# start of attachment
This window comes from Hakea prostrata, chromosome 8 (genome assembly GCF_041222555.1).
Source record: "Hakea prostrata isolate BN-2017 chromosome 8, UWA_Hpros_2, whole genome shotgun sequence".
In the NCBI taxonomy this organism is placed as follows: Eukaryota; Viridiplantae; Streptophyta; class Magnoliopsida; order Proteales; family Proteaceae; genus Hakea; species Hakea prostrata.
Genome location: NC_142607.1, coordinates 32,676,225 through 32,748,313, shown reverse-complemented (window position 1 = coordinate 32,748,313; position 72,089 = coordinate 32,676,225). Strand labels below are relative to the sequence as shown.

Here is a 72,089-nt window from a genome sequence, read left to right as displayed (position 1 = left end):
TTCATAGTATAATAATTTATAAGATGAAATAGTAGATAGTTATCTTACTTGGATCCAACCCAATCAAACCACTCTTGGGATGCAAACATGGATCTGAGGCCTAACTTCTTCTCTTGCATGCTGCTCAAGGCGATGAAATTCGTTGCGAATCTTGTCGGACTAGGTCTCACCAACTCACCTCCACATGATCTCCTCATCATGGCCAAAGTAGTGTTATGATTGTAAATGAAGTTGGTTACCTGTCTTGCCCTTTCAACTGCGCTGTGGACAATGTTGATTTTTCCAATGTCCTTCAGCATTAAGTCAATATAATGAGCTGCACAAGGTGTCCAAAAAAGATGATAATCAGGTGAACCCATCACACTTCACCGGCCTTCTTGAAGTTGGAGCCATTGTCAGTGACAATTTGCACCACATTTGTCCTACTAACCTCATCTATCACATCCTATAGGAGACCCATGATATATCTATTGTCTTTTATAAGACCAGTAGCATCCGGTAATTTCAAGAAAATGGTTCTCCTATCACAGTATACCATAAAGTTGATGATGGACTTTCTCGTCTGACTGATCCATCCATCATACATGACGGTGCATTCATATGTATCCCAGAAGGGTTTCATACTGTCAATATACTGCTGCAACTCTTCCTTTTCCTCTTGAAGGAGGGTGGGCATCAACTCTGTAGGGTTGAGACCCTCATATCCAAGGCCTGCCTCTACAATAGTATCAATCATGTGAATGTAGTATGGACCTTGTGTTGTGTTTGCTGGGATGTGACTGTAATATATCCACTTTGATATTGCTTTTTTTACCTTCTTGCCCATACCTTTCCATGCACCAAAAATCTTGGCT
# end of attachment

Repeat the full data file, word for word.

This window comes from Hakea prostrata, chromosome 8 (genome assembly GCF_041222555.1).
Source record: "Hakea prostrata isolate BN-2017 chromosome 8, UWA_Hpros_2, whole genome shotgun sequence".
In the NCBI taxonomy this organism is placed as follows: Eukaryota; Viridiplantae; Streptophyta; class Magnoliopsida; order Proteales; family Proteaceae; genus Hakea; species Hakea prostrata.
Genome location: NC_142607.1, coordinates 32,676,225 through 32,748,313, shown reverse-complemented (window position 1 = coordinate 32,748,313; position 72,089 = coordinate 32,676,225). Strand labels below are relative to the sequence as shown.

Here is a 72,089-nt window from a genome sequence, read left to right as displayed (position 1 = left end):
TTCATAGTATAATAATTTATAAGATGAAATAGTAGATAGTTATCTTACTTGGATCCAACCCAATCAAACCACTCTTGGGATGCAAACATGGATCTGAGGCCTAACTTCTTCTCTTGCATGCTGCTCAAGGCGATGAAATTCGTTGCGAATCTTGTCGGACTAGGTCTCACCAACTCACCTCCACATGATCTCCTCATCATGGCCAAAGTAGTGTTATGATTGTAAATGAAGTTGGTTACCTGTCTTGCCCTTTCAACTGCGCTGTGGACAATGTTGATTTTTCCAATGTCCTTCAGCATTAAGTCAATATAATGAGCTGCACAAGGTGTCCAAAAAAGATGATAATCAGGTGAACCCATCACACTTCACCGGCCTTCTTGAAGTTGGAGCCATTGTCAGTGACAATTTGCACCACATTTGTCCTACTAACCTCATCTATCACATCCTATAGGAGACCCATGATATATCTATTGTCTTTTATAAGACCAGTAGCATCCGGTAATTTCAAGAAAATGGTTCTCCTATCACAGTATACCATAAAGTTGATGATGGACTTTCTCGTCTGACTGATCCATCCATCATACATGACGGTGCATTCATATGTATCCCAGAAGGGTTTCATACTGTCAATATACTGCTGCAACTCTTCCTTTTCCTCTTGAAGGAGGGTGGGCATCAACTCTGTAGGGTTGAGACCCTCATATCCAAGGCCTGCCTCTACAATAGTATCAATCATGTGAATGTAGTATGGACCTTGTGTTGTGTTTGCTGGGATGTGACTGTAATATATCCACTTTGATATTGCTTTTTTTACCTTCTTGCCCATACCTTTCCATGCACCAAAAATCTTGGCT